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Introduction and Overview

The ear is a kind of Fourier analyzer. That is, sound is spread out along the inner ear according to frequency, much like a prism separates light into various colors. As a result, hearing in the brain is based on a kind of ``short term spectrum analysis'' of sound. This is useful for a variety reasons:

As another example of the utility of spectrum analysis, the fields of chemistry, physics, astronomy, and cosmology were all advanced profoundly by the study of light spectra. To cite just one of many, many examples, the ``red shift'' (downward Doppler frequency-shift) of light coming from stars led Edwin Hubble (in 1929) to conclude that the Universe was expanding according to the Big Bang theory of cosmology (the farther apart two stars are, the faster they are racing away from each other).

In summary, spectrum analysis provides a wealth of information about signals that can be used for detection, classification, and discrimination tasks. Since hearing is based on a spectral decomposition, spectrum analysis provides an important foundation for many audio signal processing applications.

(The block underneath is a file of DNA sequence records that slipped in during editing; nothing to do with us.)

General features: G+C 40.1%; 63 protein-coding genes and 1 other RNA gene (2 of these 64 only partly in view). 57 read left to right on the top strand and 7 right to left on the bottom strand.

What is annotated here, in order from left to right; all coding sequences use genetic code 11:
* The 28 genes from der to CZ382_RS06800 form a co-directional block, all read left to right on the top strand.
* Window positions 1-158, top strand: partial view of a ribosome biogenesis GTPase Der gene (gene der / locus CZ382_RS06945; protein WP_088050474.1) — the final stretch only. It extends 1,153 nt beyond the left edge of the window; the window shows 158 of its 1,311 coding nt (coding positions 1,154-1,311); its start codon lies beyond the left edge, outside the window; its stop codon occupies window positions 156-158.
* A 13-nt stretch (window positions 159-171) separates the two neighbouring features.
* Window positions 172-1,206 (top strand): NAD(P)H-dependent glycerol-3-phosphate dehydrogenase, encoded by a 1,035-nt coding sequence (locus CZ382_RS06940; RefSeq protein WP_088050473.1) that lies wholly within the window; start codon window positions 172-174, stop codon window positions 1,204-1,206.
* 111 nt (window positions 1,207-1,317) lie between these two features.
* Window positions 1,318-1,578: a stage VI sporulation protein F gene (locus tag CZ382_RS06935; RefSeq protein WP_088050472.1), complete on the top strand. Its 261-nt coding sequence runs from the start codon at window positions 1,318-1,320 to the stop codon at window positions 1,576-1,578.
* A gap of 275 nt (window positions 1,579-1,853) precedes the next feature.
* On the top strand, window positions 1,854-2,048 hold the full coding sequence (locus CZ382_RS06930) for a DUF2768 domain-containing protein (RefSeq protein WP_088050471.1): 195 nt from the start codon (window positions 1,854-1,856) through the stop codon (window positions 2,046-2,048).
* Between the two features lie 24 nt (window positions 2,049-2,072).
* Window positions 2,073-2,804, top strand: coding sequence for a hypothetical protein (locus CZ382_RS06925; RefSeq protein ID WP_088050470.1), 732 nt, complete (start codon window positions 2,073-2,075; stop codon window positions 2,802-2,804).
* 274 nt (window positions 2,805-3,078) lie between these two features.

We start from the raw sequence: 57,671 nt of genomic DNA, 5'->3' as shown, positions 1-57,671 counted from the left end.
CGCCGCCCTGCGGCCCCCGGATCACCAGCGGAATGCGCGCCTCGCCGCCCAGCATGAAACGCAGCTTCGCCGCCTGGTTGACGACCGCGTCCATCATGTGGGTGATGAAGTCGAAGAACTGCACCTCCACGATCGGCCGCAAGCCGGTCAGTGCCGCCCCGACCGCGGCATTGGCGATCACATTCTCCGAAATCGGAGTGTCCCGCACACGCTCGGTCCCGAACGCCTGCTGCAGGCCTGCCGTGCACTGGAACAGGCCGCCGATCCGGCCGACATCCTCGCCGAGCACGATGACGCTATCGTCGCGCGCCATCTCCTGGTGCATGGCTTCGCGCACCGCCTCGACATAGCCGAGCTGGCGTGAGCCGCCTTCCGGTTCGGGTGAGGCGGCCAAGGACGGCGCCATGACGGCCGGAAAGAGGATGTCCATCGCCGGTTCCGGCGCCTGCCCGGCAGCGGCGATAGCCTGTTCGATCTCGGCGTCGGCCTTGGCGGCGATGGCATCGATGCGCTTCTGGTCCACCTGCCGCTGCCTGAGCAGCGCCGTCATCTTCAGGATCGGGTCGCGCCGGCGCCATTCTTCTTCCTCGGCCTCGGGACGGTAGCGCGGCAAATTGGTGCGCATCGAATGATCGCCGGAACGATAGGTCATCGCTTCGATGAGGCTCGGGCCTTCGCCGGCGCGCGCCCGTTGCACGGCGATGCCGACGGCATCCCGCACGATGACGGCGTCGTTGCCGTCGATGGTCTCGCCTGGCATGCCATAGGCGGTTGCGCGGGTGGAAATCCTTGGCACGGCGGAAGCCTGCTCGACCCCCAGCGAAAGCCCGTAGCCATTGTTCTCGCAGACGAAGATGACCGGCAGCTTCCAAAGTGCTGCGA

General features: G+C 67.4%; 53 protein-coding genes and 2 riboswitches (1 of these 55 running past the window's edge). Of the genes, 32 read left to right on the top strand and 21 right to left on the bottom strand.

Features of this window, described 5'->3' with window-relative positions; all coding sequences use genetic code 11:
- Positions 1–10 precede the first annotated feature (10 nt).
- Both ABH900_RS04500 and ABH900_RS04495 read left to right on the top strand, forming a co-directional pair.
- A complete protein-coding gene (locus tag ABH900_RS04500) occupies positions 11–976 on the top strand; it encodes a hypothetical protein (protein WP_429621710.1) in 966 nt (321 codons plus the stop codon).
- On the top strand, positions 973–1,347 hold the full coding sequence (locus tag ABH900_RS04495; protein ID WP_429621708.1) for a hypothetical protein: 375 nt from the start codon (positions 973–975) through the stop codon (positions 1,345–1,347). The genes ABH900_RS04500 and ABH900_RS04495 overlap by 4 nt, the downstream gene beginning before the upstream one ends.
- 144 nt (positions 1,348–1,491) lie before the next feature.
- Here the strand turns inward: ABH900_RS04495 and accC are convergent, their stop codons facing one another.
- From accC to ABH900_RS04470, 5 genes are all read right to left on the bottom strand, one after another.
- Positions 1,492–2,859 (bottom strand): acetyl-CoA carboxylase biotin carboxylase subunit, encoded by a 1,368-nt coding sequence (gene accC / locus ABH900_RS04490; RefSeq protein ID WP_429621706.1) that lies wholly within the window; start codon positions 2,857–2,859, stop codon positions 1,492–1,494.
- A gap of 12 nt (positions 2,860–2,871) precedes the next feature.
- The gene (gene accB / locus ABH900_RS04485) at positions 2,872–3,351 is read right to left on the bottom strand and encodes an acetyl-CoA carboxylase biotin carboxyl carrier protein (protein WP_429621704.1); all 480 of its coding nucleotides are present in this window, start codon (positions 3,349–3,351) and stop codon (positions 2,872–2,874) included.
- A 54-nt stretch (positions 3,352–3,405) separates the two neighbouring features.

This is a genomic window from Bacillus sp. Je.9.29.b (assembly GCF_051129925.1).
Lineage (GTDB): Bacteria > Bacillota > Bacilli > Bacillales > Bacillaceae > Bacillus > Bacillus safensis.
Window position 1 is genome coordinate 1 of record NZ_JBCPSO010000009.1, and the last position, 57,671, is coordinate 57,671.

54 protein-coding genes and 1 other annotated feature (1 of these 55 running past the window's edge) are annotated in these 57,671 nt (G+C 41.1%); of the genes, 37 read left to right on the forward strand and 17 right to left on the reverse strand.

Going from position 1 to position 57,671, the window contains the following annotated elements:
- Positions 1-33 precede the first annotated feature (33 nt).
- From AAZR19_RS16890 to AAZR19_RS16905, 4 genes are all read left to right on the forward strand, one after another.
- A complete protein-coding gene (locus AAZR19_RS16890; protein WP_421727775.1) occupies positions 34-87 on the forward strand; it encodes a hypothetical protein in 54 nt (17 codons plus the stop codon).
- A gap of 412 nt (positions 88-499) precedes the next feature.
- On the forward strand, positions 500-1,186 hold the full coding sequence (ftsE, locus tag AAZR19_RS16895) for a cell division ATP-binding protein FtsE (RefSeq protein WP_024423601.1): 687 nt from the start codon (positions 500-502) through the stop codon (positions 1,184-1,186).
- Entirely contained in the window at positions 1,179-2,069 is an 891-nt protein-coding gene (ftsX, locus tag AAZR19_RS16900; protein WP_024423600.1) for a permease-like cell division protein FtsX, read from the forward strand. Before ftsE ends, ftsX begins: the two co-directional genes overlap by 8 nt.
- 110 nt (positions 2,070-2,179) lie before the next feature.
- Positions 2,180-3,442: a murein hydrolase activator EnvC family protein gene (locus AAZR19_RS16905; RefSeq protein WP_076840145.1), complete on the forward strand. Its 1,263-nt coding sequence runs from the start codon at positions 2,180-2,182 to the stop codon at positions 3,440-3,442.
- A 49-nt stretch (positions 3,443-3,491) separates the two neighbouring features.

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``Spectral Audio Signal Processing'', by Julius O. Smith III, W3K Publishing, 2011, ISBN 978-0-9745607-3-1.
Copyright © 2022-02-28 by Julius O. Smith III
Center for Computer Research in Music and Acoustics (CCRMA),   Stanford University